1978 Sugar Bowl
|1978 Sugar Bowl|
|Date||January 2, 1978|
|Location||New Orleans, Louisiana|
|MVP||Jeff Rutledge (Alabama QB)|
|Favorite||Alabama by 1 point |
|Referee||Percy Penn (SWC)|
|United States TV coverage|
|Announcers||Keith Jackson and Ara Parseghian|
The 1978 Sugar Bowl, part of the 1977 bowl game season, took place on January 2, 1978, at the Louisiana Superdome in New Orleans, Louisiana. The competing teams were the Alabama Crimson Tide, representing the Southeastern Conference (SEC) and the Ohio State Buckeyes of the Big Ten Conference. The teams were led by their respective hall of fame head coaches, Bear Bryant and Woody Hayes, who were the winningest active coaches. Slightly favored, third-ranked Alabama won in a rout, 35–6.
Alabama finished the regular season as SEC champions with a record of 10–1; the only loss was at Nebraska (31–24) in week two. On November 19, bowl officials announced that Alabama would face Ohio State in the Sugar Bowl. The appearance marked the eighth for Alabama in the Sugar Bowl, and their 31st overall bowl appearance. It was the Tide's second game against a Big Ten opponent, the first was at Wisconsin in the 1928 regular season.
Ohio State finished the regular season as co-champions of the Big Ten with a record of 9–2. Their only defeats were to Oklahoma by a point (29–28) on a disputed late field goal in week three and at rival Michigan Wolverines (14–6) to close the regular season. On November 19, bowl officials announced that Michigan would play in the Rose Bowl and that Ohio State would face Alabama in the Sugar Bowl. The appearance marked the first for Ohio State in the Sugar Bowl, and their 12th overall bowl appearance. It was the Buckeyes' first game against an SEC team since 1935, when they defeated Kentucky in the season opener.
After a scoreless first quarter Alabama scored the first points of the evening on a one-yard Tony Nathan touchdown run to cap a 10-play, 76-yard drive. On their next offensive possession, Bama scored again on a 27-yard Jeff Rutledge touchdown pass to Bruce Bolton to take a 13–0 lead at the half.
In the third quarter, Rutledge had his second touchdown on a 3-yard pass to Rick Neal. Following a successful two-point conversion pass to Nathan, Alabama led 21–0, the score at the quarter's end. The Buckeyes scored their only points of the game early in the fourth when Rod Gerald threw a 38-yard touchdown pass to Jim Harrell, but failed on the two-point try and the score was 21–6. Bama closed the game with a pair of touchdown runs, the first from one yard by Major Ogilvie, and the second by Johnny Davis on a seven-yard run to make the final score 35–6.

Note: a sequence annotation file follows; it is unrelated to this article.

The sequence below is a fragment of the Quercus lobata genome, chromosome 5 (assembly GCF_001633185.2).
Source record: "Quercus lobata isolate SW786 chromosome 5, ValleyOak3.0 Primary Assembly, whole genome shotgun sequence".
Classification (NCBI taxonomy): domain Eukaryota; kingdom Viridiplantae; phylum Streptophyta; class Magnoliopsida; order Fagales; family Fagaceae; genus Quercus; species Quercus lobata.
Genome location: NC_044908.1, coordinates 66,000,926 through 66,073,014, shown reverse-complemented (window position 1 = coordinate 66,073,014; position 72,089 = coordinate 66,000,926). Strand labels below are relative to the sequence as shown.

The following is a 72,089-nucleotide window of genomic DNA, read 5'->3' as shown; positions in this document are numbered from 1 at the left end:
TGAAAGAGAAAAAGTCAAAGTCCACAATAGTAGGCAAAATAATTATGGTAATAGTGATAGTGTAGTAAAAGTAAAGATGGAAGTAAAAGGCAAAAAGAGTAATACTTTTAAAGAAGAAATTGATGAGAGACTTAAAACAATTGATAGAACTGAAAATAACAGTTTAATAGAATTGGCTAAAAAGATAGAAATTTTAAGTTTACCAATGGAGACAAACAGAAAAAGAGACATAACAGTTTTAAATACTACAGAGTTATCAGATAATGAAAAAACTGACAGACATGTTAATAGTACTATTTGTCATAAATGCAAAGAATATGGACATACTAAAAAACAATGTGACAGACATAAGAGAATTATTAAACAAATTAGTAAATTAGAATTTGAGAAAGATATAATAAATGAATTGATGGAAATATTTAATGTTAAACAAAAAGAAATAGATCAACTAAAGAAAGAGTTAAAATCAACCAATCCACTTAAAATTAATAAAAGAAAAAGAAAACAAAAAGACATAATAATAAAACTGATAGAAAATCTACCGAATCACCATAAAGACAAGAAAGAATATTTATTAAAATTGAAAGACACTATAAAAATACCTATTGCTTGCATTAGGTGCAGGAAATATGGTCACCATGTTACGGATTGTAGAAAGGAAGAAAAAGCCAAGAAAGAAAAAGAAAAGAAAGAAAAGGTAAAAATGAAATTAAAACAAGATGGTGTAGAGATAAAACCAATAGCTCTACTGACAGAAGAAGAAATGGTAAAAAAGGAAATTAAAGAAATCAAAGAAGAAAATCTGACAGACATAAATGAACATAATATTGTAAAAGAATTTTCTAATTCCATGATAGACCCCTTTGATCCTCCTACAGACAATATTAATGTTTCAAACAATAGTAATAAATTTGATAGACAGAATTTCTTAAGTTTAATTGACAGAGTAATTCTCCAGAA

While #3 Alabama won easily, top-ranked Texas and #2 Oklahoma were both upset by large margins in their bowl games. Fifth-ranked Notre Dame defeated Texas 38–10 in the Cotton Bowl and gained the top spot in both final polls.
- Browning, Al (January 2, 1978). "Bryant: Worthy of being here?". Tuscaloosa News. (Alabama). p. 11.
- Gugger, John (January 2, 1978). "Emotion is lacking in Sugar Bowl game". Toledo Blade. (Ohio). p. 23.
- "Hungry Tide wanted Sugar more and got it easily". Eugene Register-Guard. (Oregon). wire services. January 3, 1978. p. 2C.
- Putnam, Pat (January 9, 1978). "The Bear and Bama cast their ballot". Sports Illustrated. p. 10.
- "Coaches sweet on Sugar". Milwaukee Sentinel. wire services. January 2, 1978. p. 5, part 2.
- "Buckeyes blown out in 35-6 'Bama rout". Spokesman-Review. (Spokane, Washington). Associated Press. January 3, 1978. p. 20.
- "Huskers upset Tide". Spokesman-Review. (Spokane, Washington). Associated Press. September 18, 1977. p. D4.
- Hayes, Hal (November 20, 1977). "It's Bear vs. Woody on Bourbon Street". The Tuscaloosa News. p. B1. Retrieved January 14, 2011.
- "Michigan defense rosy beating Ohio State, 14–6". Pittsburgh Press. UPI. November 20, 1977. p. D2.
- "How Bama won Sugar". Tuscaloosa News. (Alabama). January 3, 1978. p. 12. Retrieved January 14, 2011.
- "AP, UPI agree – it's Notre Dame". St. Petersburg Times. (Florida). AP, UPI. January 4, 1978. p. 1C.
- "It might not add up, but Irish are clearly No. 1". Eugene Register-Guard. (Oregon). AP, UPI. January 4, 1978. p. 3C.